Ok. It’s time. Can we stop talking about how hard, challenging, and difficult 2020 was? Can we stop saying how it was a year like no other? Can we stop commiserating on how rough quarantine is, how different our jobs are now, and how much we want things to go back to normal?
I mean, I get it. I don’t disagree.
I’m also ready to move on. Why allow those frustrations and problems to negatively impact our present and future? I know that’s not a unique problem to this pandemic but it has become a clear issue as a result of it.
Why Should We Care? As long as we are focused on our problems, we can’t see our opportunities. Quarantine, while it has certainly presented problems - disrupting work schedules, school, child care, daily routines. It has also offered opportunities that many would’ve never taken the time to pursue without it - time with family, cleaning up your diet, gaining clarity in your personal life, pursuing personal goals, connecting with old friends.
The reality is, some people won the quarantine and some people lost it. Want to guess which group of people have grown during ‘these challenging times’? That’s right, not the people calling them ‘challenging times’. It’s just the times - no more or less challenging than any other times - just the times.
Our attention steers our perceptions. The more we talk about and direct our attention to the difficulties presented by any issue, the more challenging we perceive it to be. On the contrary, if we focus our attention on the opportunities, the brighter our future looks to be.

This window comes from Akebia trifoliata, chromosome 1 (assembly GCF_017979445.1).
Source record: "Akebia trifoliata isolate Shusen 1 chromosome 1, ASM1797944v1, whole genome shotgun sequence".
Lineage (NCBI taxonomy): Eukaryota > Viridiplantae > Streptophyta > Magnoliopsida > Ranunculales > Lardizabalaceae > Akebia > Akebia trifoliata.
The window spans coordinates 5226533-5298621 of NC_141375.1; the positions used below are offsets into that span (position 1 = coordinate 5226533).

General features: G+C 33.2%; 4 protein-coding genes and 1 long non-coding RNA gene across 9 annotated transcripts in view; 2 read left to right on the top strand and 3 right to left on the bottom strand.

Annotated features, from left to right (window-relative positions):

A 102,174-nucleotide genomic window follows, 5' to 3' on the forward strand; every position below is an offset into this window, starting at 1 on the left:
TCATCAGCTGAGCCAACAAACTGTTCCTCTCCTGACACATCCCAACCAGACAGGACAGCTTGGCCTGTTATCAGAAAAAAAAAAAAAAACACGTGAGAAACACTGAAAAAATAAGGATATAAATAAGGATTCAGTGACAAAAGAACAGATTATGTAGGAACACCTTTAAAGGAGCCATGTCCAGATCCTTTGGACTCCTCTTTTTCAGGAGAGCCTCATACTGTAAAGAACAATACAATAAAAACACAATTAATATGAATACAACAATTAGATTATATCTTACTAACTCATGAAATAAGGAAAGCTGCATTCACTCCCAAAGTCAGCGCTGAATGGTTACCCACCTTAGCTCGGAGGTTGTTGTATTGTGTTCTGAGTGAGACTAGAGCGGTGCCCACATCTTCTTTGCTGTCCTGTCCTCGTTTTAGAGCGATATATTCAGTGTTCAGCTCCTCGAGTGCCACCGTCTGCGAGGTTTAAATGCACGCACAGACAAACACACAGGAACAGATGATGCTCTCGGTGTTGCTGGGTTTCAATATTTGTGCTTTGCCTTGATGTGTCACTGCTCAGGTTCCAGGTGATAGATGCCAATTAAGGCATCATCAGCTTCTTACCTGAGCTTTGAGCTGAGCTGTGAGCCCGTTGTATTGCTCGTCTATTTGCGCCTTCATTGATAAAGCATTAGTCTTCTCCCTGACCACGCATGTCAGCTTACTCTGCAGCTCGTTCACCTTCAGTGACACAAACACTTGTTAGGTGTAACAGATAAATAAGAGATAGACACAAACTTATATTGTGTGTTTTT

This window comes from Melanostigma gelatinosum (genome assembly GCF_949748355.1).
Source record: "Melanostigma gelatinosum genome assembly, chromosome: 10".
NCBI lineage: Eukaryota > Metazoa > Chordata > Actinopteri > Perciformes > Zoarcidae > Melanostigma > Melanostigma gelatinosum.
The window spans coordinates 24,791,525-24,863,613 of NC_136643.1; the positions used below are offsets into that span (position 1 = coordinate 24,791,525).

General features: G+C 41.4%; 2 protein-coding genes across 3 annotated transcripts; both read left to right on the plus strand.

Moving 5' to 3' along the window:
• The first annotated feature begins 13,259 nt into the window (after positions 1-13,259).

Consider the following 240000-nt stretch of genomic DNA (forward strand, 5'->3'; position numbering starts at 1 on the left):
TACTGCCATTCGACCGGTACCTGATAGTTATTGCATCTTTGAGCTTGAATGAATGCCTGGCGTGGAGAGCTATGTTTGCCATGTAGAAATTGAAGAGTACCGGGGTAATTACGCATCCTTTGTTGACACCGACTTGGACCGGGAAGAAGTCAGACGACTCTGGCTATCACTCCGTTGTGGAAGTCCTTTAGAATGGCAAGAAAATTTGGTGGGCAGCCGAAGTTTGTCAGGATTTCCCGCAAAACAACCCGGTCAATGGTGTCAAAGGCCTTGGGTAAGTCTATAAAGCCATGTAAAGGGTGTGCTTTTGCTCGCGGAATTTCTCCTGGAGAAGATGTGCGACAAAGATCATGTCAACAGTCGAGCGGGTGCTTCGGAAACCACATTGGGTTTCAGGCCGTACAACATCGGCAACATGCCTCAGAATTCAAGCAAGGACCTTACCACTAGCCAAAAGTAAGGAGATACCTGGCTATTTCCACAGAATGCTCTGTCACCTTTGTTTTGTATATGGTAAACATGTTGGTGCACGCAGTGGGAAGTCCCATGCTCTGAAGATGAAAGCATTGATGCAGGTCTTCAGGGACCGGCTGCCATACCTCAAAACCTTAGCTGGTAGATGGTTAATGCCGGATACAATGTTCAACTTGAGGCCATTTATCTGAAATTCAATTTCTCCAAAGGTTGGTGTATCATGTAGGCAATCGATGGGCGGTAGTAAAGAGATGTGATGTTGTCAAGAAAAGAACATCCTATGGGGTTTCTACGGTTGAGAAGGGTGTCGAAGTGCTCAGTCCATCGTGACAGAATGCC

REAL TALK - Action Steps So how do we do this? How do we focus our attention on the positive so our perceptions follow? Here are a few ideas to get you started.
Recognize what you have to be thankful for. The more simple, the better - those are the things we take for granted the most. Write them down.
Meditate, take a walk, journal, pray - create a routine that works for you, but take time out of your schedule to allow your mind to develop the ability to be intentional.
Do Hard Things
Nothing is better for you to move through difficult times than to accomplish hard things. The feeling of progress and growth is central to staying present and moving forward.
Stop spending your time and energy on things you can’t change. Accept it for what it is, a time in your life, and start looking for the opportunities you’ve been missing out on. This message is in no way intended to diminish the hurt of losing a loved one as a result of the pandemic. Moreover, it’s a call to spend more time appreciating the life each of our loved ones while we can.
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